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Killer And Rapist Who Admitted Brutal Double Murder Was Motivated By Hatred Of Women Controversially Paroled In NY

“I got to the point that I didn’t like women for the reason that I was treated when I was a young kid,” Sam Ayala, who raped and killed two women in Westchester County in 1977, told corrections officials prior to being granted parole.

By Dorian Geiger
Samuel Ayala G

A convicted rapist, who killed two women during a bloody robbery more than four decades ago, was paroled despite admitting he'd been motivated by a hatred for women during a hearing with corrections officials. 

Sam Ayala spent 43 years in prison on a number of charges, including murder, rape, burglary, robbery, grand larceny, criminal possession of weapons and stolen property and criminal mischief following a violent home invasion in the 1970s. He was granted parole following a July hearing, according to the New York Post.

In 1977, Ayala, along with two accomplices, burst into Sheila Watson’s home during a burglary attempt, The New York Times reported at the time. Watson and Bonnie Minter were raped and shot 11 times in the back during the robbery. A number of children were present during the slayings. 

“I was a young man,” Ayala said during a parole hearing on July 20, according to documents obtained by the New York Post. “I got to the point that I didn’t like women for the reason that I was treated when I was a young kid, especially by my mother, when I was 12 years old.” 

Ayala was 26 at the time. In his parole hearing, he acknowledged he had harbored a long-standing vendetta against women but also expressed remorse for his actions. 

“I know that day at the house I exploded, I wanted to get revenge for the way I was treated when I was a kid,” he recalled, the Post reported. “That still don’t give me the right to commit this horrible crime that I committed, taking it out on innocent people. … I participate on the rape, I participate on the murder, and I participate with taking the property from the home.”

“More sorry for the children who endured this crime, right?” Tara Agostini, a commissioner for the state Parole Board responded, according to transcripts of the parole hearing. 

“They had to hear their mothers’ screams.”

Ayala said he hoped those children received “professional help.” 

“I don’t think any amount of help will heal their broken hearts,” the commissioner added. “I believe you are very regretful.”

Agostini, herself, is married to a convicted killer, the New York Post reported.

“I am not the same person from 1977,” Ayala also said. “I changed my behavior, violence … I got on a positive journey to honor the victims and their family.”

Ayala was originally dealt two concurrent 25-years-to-life sentences, according to Westchester Magazine. Coincidentally, the federal judge who convicted Ayala, was gunned down in his Westchester home roughly a decade after the fatal '77 home invasion, according to the Times. 

Ayala was eligible for release as early as this week but he is being held until he can secure housing, the Post reported.

 “Mr. Ayala has yet to identify a residence that is acceptable and therefore, he will remain in DOCCS custody until such time that appropriate housing is located and approved,” a state Department of Corrections and Community Supervision official said, the Post reported.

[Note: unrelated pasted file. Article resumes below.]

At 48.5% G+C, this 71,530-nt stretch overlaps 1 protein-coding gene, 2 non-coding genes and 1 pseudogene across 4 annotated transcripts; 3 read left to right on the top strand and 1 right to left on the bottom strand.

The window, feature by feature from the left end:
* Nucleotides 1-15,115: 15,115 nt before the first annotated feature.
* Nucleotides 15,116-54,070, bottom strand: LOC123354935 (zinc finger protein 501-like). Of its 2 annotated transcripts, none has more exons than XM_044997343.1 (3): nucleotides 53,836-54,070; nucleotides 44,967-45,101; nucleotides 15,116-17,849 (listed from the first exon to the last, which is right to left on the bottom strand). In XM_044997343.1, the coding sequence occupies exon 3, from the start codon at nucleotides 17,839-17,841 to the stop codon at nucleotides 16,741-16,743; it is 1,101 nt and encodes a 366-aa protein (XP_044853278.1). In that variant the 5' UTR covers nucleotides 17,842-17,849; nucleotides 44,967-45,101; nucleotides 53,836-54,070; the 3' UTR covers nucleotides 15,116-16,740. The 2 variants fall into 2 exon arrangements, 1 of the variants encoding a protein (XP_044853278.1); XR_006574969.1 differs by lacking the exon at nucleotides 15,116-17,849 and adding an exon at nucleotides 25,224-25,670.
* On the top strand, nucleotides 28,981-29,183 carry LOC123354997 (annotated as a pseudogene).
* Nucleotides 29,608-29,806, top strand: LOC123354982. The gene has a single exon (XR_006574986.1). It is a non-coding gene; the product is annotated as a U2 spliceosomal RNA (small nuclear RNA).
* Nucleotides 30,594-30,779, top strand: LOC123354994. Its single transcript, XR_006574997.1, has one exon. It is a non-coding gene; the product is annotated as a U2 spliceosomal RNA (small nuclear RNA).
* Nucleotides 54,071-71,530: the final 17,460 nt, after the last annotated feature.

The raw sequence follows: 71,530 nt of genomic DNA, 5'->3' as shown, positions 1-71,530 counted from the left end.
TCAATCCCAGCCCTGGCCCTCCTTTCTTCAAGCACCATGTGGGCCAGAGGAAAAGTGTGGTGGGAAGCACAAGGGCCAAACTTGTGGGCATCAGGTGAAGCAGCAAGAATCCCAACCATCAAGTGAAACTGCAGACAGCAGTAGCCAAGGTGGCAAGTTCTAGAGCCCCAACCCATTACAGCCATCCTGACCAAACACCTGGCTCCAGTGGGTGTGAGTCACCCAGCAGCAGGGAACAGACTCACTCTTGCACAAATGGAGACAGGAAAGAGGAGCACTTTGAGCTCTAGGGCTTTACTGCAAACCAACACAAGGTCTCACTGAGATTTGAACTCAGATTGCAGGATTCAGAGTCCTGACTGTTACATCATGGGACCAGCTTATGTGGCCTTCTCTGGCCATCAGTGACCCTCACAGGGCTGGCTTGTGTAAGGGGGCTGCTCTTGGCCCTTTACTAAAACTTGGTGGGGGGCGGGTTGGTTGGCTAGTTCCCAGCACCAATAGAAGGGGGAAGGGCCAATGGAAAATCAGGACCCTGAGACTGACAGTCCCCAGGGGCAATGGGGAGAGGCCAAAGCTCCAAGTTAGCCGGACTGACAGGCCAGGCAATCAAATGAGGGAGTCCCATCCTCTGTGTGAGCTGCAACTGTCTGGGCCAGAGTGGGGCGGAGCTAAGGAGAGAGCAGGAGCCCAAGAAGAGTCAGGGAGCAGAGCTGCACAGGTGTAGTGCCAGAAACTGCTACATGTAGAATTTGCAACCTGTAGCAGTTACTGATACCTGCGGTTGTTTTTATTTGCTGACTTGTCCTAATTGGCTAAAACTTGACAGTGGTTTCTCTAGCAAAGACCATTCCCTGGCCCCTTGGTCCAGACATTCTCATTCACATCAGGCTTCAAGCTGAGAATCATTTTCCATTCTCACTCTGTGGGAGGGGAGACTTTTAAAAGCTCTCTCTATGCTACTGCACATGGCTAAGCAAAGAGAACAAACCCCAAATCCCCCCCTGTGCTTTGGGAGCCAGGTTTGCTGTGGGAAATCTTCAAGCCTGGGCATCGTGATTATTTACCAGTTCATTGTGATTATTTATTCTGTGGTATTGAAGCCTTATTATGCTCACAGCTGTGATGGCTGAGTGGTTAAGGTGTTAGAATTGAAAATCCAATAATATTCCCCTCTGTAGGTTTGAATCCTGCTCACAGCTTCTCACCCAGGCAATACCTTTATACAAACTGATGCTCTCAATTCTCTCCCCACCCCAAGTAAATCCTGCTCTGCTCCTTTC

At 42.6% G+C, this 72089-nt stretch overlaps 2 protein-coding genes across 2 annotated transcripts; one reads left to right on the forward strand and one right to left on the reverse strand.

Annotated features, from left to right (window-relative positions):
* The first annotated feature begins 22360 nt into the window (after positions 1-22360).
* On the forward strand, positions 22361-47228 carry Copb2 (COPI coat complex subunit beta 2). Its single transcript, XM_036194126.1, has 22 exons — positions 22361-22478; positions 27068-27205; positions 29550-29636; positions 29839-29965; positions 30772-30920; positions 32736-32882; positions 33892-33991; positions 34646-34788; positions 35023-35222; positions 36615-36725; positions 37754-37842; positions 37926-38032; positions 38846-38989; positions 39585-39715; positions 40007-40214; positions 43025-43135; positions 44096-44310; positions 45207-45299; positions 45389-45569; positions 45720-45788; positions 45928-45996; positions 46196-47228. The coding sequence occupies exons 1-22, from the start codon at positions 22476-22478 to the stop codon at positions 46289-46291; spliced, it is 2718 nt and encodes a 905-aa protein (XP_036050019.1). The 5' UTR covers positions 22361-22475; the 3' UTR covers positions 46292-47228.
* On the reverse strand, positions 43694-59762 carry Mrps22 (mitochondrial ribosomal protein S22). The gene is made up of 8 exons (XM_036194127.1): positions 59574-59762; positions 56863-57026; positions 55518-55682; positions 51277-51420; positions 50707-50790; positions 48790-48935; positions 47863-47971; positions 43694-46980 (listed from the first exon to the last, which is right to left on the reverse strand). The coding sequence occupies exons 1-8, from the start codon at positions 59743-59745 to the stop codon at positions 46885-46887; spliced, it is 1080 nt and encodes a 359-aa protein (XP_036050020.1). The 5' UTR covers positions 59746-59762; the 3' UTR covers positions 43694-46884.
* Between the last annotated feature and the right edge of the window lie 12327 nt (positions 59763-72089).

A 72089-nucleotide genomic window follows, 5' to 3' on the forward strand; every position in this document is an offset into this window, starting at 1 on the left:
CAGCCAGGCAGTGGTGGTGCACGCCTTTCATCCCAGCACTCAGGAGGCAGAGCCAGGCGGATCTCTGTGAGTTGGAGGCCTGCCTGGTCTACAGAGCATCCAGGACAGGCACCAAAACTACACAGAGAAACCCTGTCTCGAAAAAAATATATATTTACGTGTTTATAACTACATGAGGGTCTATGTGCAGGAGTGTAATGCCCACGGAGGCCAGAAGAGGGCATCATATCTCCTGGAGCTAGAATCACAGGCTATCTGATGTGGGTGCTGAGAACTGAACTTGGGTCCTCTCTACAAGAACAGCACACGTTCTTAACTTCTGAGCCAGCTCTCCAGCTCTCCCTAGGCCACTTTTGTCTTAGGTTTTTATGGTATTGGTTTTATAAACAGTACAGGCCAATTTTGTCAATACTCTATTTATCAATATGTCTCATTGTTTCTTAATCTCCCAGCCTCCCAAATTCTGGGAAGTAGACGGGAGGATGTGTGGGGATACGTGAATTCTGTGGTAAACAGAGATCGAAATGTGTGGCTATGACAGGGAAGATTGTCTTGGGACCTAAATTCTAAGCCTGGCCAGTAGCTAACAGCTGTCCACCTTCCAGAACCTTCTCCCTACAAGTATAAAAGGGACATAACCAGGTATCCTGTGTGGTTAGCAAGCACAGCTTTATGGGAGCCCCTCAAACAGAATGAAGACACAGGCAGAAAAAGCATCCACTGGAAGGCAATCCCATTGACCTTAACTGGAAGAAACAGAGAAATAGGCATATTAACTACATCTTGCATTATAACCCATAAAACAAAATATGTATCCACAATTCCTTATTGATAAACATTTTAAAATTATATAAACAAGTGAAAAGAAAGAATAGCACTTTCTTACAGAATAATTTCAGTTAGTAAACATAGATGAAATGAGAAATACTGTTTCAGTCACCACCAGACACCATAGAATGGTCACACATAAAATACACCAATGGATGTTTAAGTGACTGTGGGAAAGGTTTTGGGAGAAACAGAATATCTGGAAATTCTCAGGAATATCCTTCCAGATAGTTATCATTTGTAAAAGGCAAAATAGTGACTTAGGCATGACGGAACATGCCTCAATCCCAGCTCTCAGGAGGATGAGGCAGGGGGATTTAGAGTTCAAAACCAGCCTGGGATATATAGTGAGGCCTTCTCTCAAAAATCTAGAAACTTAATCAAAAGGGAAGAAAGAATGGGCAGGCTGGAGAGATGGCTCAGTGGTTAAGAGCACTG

Jason Minter, one of the victim’s children, said the decision made a mockery of the justice system. 

“There’s now nothing you can do in New York to get a life sentence,” Minter, told The Post this week. “The state failed to protect us. The state failed to protect my mother’s memory. We got victimized again.”

The ongoing pandemic he said, prevented his family from giving an in-person statement to the parole board, which he believed factored into Ayala’s early release.

“This year, we were told early on that there could be no in-person meeting due to COVID and that we were going to have to do just a phone interview, which is unfortunate,” Minter told CBS affiliate WLNY-TV.

In August, Minter took to Facebook to spread awareness surrounding his mother’s killer’s release. 

“Six years ago, when the board asked Ayala if he hadn't run out of bullets, would he have killed the four young children present so that there were indeed no witnesses, he did not answer,” Minter wrote. “His silence said it all.”

With Ayala’s release looming, Minter said he now fears for his own family’s safety. 

“I’m concerned for the life of my family,” Minter told the Post in August. “I have an 11-year-old daughter, and I fear he might seek retribution. He’s a sociopath.”

News of Ayala’s release has also drawn criticism from city officials, parole experts, and has also triggered some apparent pushback from the public. A Change.org petition advocating that Ayala remain locked up has gained almost 7,000 signatures since being created in August. 

“There are some criminals — I don’t care how old you are or how many years served — who should never get out of prison,” former state Parole Board Chairman Bob Dennison said, according to the Post. “Ayala is one of them.”

Ayala will be required to register as a sex offender upon his release, the Post reported. He’s prohibited from buying sexual performance-enhancing drugs or medication that treats erectile dysfunction, according to the parole board’s ruling. 

The state Parole Board has also been under scrutiny in recent years, particularly following the release of notorious cop killer Herman Bell in 2018.

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